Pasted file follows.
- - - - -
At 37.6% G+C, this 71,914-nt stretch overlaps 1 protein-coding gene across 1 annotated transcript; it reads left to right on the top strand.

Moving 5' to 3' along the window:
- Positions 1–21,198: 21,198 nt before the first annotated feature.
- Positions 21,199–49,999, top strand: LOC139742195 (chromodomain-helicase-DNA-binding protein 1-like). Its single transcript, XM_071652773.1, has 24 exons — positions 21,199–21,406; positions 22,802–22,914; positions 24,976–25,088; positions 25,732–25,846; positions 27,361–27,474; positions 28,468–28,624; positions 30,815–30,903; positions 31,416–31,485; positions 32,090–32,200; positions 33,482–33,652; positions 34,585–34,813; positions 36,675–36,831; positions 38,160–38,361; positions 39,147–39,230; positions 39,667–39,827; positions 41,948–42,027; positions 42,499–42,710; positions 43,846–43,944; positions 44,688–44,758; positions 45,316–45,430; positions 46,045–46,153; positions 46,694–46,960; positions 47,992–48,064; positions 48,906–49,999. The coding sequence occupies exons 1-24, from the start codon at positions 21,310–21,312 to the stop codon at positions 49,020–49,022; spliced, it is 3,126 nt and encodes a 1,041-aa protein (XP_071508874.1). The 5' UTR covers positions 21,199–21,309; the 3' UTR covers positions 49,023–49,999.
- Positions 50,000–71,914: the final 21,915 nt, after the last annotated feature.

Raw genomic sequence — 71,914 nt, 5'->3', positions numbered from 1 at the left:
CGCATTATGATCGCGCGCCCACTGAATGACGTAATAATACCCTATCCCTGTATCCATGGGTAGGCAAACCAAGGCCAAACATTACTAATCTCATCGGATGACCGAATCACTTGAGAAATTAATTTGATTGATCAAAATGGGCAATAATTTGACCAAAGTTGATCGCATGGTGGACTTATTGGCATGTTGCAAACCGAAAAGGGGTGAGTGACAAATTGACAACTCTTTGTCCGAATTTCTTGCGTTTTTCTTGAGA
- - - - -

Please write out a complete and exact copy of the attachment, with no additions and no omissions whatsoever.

At 37.6% G+C, this 71,914-nt stretch overlaps 1 protein-coding gene across 1 annotated transcript; it reads left to right on the top strand.

Moving 5' to 3' along the window:
- Positions 1–21,198: 21,198 nt before the first annotated feature.
- Positions 21,199–49,999, top strand: LOC139742195 (chromodomain-helicase-DNA-binding protein 1-like). Its single transcript, XM_071652773.1, has 24 exons — positions 21,199–21,406; positions 22,802–22,914; positions 24,976–25,088; positions 25,732–25,846; positions 27,361–27,474; positions 28,468–28,624; positions 30,815–30,903; positions 31,416–31,485; positions 32,090–32,200; positions 33,482–33,652; positions 34,585–34,813; positions 36,675–36,831; positions 38,160–38,361; positions 39,147–39,230; positions 39,667–39,827; positions 41,948–42,027; positions 42,499–42,710; positions 43,846–43,944; positions 44,688–44,758; positions 45,316–45,430; positions 46,045–46,153; positions 46,694–46,960; positions 47,992–48,064; positions 48,906–49,999. The coding sequence occupies exons 1-24, from the start codon at positions 21,310–21,312 to the stop codon at positions 49,020–49,022; spliced, it is 3,126 nt and encodes a 1,041-aa protein (XP_071508874.1). The 5' UTR covers positions 21,199–21,309; the 3' UTR covers positions 49,023–49,999.
- Positions 50,000–71,914: the final 21,915 nt, after the last annotated feature.

Raw genomic sequence — 71,914 nt, 5'->3', positions numbered from 1 at the left:
CGCATTATGATCGCGCGCCCACTGAATGACGTAATAATACCCTATCCCTGTATCCATGGGTAGGCAAACCAAGGCCAAACATTACTAATCTCATCGGATGACCGAATCACTTGAGAAATTAATTTGATTGATCAAAATGGGCAATAATTTGACCAAAGTTGATCGCATGGTGGACTTATTGGCATGTTGCAAACCGAAAAGGGGTGAGTGACAAATTGACAACTCTTTGTCCGAATTTCTTGCGTTTTTCTTGAGA